Suburbia was bad idea, in my eyes, before I found out about peak oil. However most of those reasons were aesthetic in origin.

Now I see much of the built environment as having no real future. Suburban areas of course appear poised to take much of the brunt from a collapse. The reasons are understandable enough. As a result, when I pass by subdivisions under construction or read about grand new “communities” (even those laughable “green” ones) my heart sinks. All of those new units, each set to consume ever greater quantities of resources that are due to decline in availability in the coming decades. That alone is a bad sign but in most cases, these developments have no possible alternative way of being maintained. How do you heat your 20 foot foyer when gas is no longer available? How do you go anywhere when nothing is located nearby? How do you feed yourself when your lot is a postage stamp sized mockery and your subdivision occupies what used to be arable land—or is located in the desert? I see these areas as places of desperation, anger and misery, places to avoid at all costs.

Just as sickening is the gross distortion of modern retail and commercial structures. In the past half century we have gone on a construction binge of epic proportions, tossing up throw-away buildings that have but limited usage possibilities to anyone other than the original occupant. We have also created a mentality that bigger is better and building anew is better and more cost effective than renovation. Witness cases of certain national retailers abandoning their large stores for even larger digs, further down the road. Commercial developers are no less culpable in this free-for-all, tossing up ever larger—and remote—office campuses for jobs that produce nothing and have no future.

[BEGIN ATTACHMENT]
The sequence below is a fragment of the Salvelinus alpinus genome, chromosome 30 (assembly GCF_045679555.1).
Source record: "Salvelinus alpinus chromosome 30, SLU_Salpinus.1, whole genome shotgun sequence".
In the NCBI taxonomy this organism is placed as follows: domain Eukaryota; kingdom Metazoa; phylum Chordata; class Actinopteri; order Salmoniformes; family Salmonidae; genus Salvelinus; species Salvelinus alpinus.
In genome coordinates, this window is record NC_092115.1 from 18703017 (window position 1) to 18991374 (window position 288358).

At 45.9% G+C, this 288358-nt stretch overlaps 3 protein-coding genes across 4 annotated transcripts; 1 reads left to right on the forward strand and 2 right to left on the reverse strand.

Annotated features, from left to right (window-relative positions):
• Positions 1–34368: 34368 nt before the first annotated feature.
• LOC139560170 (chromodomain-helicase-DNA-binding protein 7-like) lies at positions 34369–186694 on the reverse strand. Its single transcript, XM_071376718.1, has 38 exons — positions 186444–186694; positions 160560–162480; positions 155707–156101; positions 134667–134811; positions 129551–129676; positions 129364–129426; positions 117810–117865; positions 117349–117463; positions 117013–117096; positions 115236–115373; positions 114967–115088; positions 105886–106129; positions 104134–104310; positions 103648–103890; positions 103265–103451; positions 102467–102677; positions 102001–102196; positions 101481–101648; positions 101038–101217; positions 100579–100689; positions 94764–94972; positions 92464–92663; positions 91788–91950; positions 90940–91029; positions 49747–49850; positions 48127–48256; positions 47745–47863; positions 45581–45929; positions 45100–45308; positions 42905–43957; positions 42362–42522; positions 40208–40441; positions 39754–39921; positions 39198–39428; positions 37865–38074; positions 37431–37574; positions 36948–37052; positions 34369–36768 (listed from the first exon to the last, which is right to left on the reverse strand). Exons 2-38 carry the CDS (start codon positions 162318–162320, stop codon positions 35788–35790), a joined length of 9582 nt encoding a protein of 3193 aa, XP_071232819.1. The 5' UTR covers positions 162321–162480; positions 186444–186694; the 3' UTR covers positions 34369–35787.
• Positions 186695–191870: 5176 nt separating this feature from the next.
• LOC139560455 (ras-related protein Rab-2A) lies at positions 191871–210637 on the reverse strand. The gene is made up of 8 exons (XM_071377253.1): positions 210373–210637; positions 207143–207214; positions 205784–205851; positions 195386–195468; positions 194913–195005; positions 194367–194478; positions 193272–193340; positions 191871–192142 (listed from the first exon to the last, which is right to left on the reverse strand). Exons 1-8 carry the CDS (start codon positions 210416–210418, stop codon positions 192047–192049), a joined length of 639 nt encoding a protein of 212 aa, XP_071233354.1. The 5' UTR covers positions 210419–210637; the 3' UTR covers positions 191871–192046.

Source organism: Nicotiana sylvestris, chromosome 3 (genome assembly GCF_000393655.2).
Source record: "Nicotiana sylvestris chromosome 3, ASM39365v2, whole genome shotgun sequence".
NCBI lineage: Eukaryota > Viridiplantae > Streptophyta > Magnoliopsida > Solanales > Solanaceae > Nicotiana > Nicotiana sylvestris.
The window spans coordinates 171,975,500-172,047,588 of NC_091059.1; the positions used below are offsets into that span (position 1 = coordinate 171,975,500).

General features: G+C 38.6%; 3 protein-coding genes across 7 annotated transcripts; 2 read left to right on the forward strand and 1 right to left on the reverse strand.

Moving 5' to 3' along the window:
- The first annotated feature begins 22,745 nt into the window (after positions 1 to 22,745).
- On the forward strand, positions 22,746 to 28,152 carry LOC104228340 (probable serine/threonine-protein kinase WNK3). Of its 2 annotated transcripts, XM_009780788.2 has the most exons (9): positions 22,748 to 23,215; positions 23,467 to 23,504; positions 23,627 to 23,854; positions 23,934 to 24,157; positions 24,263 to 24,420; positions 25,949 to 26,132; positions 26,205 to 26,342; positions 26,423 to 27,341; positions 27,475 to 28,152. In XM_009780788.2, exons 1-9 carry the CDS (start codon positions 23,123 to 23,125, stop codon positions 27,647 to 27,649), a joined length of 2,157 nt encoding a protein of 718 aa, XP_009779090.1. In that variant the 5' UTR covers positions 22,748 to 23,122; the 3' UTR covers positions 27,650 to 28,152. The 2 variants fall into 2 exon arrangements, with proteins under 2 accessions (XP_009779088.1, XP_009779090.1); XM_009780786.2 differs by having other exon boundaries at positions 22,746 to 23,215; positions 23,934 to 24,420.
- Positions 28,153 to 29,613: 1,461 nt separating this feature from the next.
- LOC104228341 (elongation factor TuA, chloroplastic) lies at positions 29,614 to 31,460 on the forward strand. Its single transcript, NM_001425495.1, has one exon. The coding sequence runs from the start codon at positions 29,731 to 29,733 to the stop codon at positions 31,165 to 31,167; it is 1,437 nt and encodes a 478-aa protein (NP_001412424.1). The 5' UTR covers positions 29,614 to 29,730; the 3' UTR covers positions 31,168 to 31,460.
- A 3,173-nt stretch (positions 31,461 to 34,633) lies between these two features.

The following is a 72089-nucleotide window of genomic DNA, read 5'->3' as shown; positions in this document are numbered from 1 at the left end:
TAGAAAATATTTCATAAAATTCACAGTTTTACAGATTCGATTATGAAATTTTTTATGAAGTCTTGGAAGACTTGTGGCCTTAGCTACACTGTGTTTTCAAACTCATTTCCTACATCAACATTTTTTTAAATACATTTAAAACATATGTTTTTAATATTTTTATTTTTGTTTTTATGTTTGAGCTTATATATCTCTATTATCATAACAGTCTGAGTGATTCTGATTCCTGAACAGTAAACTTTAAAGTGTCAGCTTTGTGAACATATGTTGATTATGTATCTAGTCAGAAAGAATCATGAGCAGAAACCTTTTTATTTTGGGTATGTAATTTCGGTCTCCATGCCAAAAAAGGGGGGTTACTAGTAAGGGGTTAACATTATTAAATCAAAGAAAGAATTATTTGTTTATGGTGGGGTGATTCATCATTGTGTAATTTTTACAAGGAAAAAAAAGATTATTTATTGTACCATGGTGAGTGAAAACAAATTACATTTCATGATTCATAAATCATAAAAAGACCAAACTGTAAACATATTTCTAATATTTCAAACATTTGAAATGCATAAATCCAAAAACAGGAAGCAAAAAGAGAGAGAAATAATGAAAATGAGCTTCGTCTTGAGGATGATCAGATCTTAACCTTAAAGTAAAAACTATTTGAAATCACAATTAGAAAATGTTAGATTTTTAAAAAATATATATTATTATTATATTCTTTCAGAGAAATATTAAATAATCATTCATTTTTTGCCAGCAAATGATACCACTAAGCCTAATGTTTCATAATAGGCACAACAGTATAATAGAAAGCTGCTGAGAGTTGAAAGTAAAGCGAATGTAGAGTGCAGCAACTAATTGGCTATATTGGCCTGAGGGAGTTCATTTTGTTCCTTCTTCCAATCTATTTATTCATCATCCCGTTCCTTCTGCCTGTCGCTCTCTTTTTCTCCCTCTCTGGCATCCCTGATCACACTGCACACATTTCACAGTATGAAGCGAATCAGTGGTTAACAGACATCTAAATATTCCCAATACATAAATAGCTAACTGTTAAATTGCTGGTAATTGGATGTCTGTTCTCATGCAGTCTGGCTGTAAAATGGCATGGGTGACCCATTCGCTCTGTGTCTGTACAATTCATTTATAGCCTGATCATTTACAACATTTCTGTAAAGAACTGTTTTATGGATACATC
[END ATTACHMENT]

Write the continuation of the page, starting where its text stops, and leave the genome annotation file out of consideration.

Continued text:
This criticism does not exempt large or even mid-sized urban areas either. Though these areas will probably fare better from a transportation standpoint (you can still walk places) these areas also concern me. Large structures take a significant amount of electricity to be livable and a loss of that service will render most structures taller than five or six floors as uninhabitable. Would you like to have to carry every basic necessity (think water and food) up 20 flights of stairs each day, even if it had a killer view? But what really concerns me is the vast concentration of people that will be rendered unemployed, impoverished and cut off from basic food and water supplies. Unless some system is set up to ensure the delivery of those key resources, life in the city, even those New Urbanist paradises will become hellish.

When I tried to point out the fallacy of the conventional view of urban development and future progress, it was apparently too much for my planning department to handle and comprehend. The level of resistance to my message has not left me optimistic about the future.